Botulism breakthrough? Taming botulinum toxin to deliver therapeutics

IMAGE: The toxin-based delivery platform consists of the modified botulinum toxin at upper left (protease domain in gold, translocation domain in blue, and receptor-binding domain in purple) and the nanobody (the… view more  Credit: Sicai Zhang/Dong Lab, Boston Children’s Hospital While rare, botulism can cause paralysis and is potentially fatal. It is caused by nerve-damaging toxins […]

Researchers discover new way to deliver DNA-based therapies for diseases

The above image shows cells illuminated by quinine (fluorescent blue) and green fluorescent protein. This allows the University of Minnesota researchers to—for the first time—observe how polymers interact with human cells when delivering medicines. The discovery could be used in advancing DNA and RNA-based treatments such as gene therapy and vaccines. Credit: Reineke Group and […]

Prototype tech shrinks AI to deliver brain-like functionality in one powerful device — ScienceDaily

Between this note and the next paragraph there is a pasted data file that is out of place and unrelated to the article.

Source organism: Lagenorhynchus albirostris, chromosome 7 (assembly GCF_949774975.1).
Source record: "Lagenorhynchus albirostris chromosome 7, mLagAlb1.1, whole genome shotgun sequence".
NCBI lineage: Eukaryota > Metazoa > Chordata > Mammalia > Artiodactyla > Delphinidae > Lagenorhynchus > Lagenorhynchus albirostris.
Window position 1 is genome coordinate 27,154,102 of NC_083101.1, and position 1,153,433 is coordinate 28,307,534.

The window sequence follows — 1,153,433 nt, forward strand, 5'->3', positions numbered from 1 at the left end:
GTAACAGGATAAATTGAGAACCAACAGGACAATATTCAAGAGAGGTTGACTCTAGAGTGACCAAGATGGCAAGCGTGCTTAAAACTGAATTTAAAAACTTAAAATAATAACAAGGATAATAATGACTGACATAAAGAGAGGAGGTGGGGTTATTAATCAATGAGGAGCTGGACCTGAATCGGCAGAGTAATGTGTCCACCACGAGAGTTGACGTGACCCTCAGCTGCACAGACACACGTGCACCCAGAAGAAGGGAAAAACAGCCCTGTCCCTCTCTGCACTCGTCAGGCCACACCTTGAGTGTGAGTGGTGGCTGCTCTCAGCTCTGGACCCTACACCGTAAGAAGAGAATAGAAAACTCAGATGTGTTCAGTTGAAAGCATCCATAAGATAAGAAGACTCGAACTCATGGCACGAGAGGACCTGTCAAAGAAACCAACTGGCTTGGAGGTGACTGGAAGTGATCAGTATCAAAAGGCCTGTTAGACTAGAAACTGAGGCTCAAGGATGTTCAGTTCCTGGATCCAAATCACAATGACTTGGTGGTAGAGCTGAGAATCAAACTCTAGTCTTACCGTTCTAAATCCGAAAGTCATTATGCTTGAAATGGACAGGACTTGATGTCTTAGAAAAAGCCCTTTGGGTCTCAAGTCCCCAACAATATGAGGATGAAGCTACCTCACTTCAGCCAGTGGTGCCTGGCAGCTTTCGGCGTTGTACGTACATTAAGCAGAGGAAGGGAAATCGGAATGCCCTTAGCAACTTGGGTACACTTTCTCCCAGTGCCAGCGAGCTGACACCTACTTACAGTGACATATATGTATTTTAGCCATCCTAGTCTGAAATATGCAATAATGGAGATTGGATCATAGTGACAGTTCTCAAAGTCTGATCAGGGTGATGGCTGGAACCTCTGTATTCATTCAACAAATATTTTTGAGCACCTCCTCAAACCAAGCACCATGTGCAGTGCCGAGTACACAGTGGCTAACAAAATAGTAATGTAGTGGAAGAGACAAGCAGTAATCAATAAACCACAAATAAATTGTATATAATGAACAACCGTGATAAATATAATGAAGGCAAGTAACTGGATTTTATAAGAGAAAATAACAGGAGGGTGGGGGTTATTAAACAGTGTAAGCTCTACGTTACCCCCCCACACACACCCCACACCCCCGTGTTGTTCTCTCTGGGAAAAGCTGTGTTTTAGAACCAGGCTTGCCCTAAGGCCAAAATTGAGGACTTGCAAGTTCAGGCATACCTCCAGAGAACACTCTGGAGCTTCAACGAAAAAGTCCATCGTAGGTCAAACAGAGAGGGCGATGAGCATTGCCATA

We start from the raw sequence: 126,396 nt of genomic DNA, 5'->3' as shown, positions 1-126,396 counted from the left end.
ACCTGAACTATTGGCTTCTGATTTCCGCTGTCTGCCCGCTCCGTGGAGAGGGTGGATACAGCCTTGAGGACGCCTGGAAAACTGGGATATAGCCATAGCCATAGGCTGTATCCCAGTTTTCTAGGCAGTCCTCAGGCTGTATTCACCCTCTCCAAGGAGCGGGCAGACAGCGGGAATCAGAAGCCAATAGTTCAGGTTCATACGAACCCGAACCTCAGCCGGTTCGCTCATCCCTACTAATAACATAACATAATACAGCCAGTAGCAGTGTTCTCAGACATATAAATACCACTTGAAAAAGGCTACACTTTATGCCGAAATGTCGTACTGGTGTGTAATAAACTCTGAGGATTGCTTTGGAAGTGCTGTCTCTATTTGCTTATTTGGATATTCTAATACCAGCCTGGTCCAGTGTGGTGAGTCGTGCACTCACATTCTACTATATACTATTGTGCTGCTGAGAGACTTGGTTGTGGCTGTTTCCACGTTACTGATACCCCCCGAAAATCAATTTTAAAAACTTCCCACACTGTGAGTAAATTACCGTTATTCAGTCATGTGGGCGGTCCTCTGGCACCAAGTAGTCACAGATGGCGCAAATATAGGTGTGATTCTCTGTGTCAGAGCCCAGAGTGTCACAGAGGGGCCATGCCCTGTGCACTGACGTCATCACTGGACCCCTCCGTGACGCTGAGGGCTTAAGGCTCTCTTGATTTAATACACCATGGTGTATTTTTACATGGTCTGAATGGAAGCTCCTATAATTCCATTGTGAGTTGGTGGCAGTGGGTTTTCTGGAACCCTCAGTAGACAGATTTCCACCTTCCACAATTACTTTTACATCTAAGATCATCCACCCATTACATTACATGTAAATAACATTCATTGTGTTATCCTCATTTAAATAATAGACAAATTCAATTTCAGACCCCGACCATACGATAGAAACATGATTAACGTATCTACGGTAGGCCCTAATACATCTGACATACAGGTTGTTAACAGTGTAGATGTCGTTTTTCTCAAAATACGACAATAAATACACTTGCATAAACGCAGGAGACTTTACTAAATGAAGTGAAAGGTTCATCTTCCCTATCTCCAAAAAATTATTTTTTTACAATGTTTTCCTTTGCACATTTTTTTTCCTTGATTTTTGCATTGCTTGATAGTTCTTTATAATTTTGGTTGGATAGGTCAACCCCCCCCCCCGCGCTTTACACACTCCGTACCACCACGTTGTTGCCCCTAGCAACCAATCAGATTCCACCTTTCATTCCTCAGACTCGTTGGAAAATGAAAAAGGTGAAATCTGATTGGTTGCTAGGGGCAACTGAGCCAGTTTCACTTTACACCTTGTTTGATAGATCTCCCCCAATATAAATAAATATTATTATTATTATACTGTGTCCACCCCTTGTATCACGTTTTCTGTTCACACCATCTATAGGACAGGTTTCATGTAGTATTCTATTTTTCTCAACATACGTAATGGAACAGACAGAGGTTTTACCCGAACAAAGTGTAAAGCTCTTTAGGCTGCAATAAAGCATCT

Researchers have developed artificial intelligence technology that brings together imaging, processing, machine learning and memory in one electronic chip, powered by light. The prototype shrinks artificial intelligence technology by imitating the way that the human brain processes visual information. The nanoscale advance combines the core software needed to drive artificial intelligence with image-capturing hardware in […]

Researchers engineer tiny machines that deliver medicine efficiently

“Theragrippers” are inspired by a parasitic worm that clamps onto its host’s intestines. When an open theragripper is exposed to internal body temperatures, it closes on the intestinal wall. Image credit: John Hopkins University Inspired by a parasitic worm that digs its sharp teeth into its host’s intestines, Johns Hopkins researchers have designed tiny, star-shaped […]

Researchers engineer tiny machines that deliver medicine efficiently — ScienceDaily

Inspired by a parasitic worm that digs its sharp teeth into its host’s intestines, Johns Hopkins researchers have designed tiny, star-shaped microdevices that can latch onto intestinal mucosa and release drugs into the body. David Gracias, Ph.D., a professor in the Johns Hopkins University Whiting School of Engineering, and Johns Hopkins gastroenterologist Florin M. Selaru, […]